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[NYAFF ’21] ‘Sinkhole’ review: South Korean disaster-comedy resonates with audiences

A surprisingly relevant comedy.

Sinkhole is a South Korean disaster film that weaves its comedic tale around “what next?” After over a decade, Park Dong-won and his family have moved into their new home they just bought. The night of their housewarming party, torrential rains cause a sinkhole that swallows the new home. As if that is not bad enough, it has begun to rain again, and the hole is filling up with water.

The film takes its time building up to what everyone knows is going to happen. Even without its title, Sinkhole has some great foreshadowing. Seemingly inconsequential events have an impact later on. It usually adds to the fun when a story gives its audience “a-ha” moments, and this is no different. People watching get to watch as the story comes together leading to the big event.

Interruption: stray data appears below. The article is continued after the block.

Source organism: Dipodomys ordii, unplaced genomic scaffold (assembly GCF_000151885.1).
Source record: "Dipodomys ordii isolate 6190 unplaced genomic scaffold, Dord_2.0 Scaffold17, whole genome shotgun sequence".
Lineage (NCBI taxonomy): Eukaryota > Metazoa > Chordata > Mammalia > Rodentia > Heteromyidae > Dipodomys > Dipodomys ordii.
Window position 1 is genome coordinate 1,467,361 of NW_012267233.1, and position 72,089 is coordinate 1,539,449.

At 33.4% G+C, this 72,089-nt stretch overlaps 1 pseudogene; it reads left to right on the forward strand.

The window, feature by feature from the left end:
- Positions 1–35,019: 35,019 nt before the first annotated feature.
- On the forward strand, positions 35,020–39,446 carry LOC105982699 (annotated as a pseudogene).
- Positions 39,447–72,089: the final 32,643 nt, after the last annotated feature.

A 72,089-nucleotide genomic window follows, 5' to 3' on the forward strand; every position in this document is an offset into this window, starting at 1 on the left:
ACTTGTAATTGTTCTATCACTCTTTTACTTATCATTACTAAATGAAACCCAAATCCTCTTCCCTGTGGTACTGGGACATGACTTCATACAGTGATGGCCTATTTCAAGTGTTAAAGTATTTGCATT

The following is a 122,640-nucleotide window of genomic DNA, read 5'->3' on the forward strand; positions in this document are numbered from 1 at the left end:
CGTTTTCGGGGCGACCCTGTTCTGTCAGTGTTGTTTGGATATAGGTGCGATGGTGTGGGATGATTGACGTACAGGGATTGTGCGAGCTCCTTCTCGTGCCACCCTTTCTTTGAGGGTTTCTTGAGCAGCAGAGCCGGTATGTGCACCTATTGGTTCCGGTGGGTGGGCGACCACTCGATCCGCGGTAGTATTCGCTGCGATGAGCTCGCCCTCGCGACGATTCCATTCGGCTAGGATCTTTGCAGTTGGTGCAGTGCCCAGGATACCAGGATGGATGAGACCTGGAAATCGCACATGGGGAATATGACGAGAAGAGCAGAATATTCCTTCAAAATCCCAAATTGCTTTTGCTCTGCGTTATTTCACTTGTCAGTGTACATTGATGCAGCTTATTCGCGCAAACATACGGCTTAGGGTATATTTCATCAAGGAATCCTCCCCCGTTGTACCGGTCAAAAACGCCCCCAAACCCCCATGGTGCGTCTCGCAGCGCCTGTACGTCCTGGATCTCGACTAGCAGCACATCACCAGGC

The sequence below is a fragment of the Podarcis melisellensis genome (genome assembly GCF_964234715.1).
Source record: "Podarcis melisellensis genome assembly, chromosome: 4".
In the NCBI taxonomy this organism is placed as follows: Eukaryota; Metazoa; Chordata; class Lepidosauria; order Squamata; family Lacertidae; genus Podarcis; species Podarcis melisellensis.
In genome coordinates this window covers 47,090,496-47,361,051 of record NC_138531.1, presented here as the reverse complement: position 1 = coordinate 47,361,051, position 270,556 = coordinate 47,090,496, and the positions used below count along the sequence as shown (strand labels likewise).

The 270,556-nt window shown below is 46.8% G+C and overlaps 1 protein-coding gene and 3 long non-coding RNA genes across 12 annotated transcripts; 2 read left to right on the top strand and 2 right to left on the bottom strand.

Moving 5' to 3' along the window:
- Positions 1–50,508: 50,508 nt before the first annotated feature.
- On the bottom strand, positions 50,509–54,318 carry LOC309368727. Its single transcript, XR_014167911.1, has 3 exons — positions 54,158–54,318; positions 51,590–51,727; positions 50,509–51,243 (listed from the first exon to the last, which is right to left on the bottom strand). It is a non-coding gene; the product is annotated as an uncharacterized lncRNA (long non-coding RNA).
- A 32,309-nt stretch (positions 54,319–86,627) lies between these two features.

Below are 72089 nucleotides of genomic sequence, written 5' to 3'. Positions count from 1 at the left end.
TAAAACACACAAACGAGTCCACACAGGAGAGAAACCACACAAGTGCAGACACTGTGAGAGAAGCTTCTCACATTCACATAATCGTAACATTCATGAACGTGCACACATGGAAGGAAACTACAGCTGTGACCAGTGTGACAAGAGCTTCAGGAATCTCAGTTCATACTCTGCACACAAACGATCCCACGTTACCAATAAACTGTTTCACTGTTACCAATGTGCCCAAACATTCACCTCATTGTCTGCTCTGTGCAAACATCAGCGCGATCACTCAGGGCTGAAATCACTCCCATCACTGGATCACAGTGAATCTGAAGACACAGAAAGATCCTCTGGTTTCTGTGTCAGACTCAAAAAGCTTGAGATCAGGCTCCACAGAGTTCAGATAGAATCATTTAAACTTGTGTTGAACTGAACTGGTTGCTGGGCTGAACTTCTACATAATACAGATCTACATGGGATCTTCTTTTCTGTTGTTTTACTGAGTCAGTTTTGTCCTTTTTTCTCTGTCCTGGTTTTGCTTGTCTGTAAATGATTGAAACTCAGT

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Sinkhole also does an excellent job of mixing humor into its story. This is easier said than done as the film is not a series of pratfalls surrounding a disaster. The tone switches from a breezy comedy to something more serious as Mother Nature wreaks havoc. It is an odd decision that works for the film as a whole, but comes at the expense of the characters. Sinkhole develops its lead, but few others. They are there to ensure the plot moves forward, but play little active role in anything important. 

[NYAFF '21] 'Sinkhole' review: South Korean disaster-comedy resonates with audiences

Interestingly, Sinkhole has managed to resonate with South Korean audiences in unexpected ways. It has become the fastest film of this year to bring in one million theatergoers in the country. The theme of working years to afford a home may not seem like a box office draw, but it is relatable to South Koreans. (The rate of homeownership fell last year for the first time in the country in almost a decade.)

Movies strive to touch audiences in ways they can understand. It is hard to imagine a disaster-comedy striking a chord with moviegoers. Sinkhole does so, but not due to any joke or cataclysm. By touching on themes that seem more at home on a television show than a big budget movie, it has managed to bring audiences back to theaters. 

The New York Asian Film Festival takes place from August 6 – August 22. Screenings are live and online

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